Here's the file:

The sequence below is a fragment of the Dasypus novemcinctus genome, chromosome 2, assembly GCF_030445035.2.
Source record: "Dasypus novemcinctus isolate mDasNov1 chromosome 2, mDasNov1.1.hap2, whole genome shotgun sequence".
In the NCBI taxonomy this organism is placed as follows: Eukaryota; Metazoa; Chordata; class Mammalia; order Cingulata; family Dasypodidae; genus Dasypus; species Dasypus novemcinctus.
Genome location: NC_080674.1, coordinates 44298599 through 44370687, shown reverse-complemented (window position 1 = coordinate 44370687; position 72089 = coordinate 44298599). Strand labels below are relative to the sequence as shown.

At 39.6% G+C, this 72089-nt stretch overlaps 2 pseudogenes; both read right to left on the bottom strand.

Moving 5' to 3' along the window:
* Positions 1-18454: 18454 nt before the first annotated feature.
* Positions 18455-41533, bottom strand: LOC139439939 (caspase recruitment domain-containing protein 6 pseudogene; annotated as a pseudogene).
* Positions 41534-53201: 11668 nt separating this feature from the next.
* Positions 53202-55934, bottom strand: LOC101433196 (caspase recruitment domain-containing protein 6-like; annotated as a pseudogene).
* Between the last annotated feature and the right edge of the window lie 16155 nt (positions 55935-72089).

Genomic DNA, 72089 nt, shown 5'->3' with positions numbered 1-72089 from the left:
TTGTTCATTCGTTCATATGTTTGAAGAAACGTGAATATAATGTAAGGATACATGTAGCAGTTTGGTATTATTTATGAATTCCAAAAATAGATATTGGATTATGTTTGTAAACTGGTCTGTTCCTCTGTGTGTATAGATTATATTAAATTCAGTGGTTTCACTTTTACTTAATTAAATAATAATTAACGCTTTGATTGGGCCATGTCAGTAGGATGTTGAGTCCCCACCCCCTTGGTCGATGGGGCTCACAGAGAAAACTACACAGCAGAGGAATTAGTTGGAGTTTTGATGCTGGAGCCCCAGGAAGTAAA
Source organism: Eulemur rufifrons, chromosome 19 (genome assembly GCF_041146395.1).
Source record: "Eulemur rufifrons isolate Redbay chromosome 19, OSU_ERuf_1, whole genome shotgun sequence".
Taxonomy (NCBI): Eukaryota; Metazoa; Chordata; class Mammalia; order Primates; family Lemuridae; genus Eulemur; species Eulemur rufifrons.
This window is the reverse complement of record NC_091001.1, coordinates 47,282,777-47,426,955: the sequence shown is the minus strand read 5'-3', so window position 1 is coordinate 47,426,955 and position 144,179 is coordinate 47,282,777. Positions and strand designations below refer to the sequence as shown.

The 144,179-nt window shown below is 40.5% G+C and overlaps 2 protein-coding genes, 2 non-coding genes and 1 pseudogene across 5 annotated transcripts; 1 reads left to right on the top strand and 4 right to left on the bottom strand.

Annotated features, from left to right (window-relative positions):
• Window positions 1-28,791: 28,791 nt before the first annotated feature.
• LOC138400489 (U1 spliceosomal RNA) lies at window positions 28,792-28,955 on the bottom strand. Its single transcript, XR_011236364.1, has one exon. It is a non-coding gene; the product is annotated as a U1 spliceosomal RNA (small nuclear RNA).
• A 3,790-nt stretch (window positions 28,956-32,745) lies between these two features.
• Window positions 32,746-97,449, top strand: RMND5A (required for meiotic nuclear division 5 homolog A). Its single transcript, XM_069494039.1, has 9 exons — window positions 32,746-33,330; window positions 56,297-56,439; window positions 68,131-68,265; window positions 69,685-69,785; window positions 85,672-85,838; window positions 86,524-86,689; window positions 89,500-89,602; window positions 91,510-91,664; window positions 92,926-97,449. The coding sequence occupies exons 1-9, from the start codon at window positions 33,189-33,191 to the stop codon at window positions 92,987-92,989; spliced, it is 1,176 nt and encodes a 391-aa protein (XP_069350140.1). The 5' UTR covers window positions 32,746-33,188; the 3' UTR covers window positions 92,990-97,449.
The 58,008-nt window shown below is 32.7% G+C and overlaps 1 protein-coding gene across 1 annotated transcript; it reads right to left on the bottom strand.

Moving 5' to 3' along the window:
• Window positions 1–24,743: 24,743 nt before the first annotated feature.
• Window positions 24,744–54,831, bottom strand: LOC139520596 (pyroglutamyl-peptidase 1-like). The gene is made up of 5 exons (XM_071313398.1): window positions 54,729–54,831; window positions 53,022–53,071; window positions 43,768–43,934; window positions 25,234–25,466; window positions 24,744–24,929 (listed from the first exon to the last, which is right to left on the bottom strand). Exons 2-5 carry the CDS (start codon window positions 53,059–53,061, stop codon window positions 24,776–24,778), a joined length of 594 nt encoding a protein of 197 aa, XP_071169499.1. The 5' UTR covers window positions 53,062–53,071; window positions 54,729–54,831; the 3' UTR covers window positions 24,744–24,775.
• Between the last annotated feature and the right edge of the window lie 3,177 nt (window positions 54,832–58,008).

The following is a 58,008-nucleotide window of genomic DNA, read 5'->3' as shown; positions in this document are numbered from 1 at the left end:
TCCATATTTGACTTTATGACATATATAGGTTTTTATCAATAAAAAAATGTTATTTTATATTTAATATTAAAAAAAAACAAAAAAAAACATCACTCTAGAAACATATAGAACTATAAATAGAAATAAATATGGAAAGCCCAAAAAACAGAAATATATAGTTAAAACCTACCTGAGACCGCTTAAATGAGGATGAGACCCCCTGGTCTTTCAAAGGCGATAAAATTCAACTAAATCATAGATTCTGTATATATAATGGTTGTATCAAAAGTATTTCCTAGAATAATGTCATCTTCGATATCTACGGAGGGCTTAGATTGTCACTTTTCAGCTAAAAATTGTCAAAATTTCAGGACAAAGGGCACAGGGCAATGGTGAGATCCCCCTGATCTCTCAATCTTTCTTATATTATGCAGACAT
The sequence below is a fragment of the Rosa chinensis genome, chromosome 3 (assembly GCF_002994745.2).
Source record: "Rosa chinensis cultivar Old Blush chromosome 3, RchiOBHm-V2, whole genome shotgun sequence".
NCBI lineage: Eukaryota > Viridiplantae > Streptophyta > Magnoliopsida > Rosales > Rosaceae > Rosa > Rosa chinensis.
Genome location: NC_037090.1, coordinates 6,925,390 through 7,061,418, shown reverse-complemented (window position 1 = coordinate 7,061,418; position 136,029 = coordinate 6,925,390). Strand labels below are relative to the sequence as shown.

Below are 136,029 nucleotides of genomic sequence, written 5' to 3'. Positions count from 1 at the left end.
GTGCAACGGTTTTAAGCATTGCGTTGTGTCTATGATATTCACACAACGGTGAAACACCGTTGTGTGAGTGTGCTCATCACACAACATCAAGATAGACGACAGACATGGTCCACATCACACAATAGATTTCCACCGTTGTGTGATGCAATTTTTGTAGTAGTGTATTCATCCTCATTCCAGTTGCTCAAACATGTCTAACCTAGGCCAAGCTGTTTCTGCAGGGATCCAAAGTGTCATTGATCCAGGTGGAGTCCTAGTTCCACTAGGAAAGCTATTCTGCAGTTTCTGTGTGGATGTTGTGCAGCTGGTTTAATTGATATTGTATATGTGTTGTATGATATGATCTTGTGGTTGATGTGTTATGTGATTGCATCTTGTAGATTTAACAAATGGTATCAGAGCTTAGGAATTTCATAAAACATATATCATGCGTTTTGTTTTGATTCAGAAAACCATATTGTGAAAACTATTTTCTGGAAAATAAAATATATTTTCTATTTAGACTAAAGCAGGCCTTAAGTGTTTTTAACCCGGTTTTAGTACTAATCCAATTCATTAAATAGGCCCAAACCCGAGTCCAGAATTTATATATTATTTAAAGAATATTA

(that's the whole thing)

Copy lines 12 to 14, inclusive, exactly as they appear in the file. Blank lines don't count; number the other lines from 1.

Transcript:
Genomic DNA, 72089 nt, shown 5'->3' with positions numbered 1-72089 from the left:
TTGTTCATTCGTTCATATGTTTGAAGAAACGTGAATATAATGTAAGGATACATGTAGCAGTTTGGTATTATTTATGAATTCCAAAAATAGATATTGGATTATGTTTGTAAACTGGTCTGTTCCTCTGTGTGTATAGATTATATTAAATTCAGTGGTTTCACTTTTACTTAATTAAATAATAATTAACGCTTTGATTGGGCCATGTCAGTAGGATGTTGAGTCCCCACCCCCTTGGTCGATGGGGCTCACAGAGAAAACTACACAGCAGAGGAATTAGTTGGAGTTTTGATGCTGGAGCCCCAGGAAGTAAA
Source organism: Eulemur rufifrons, chromosome 19 (genome assembly GCF_041146395.1).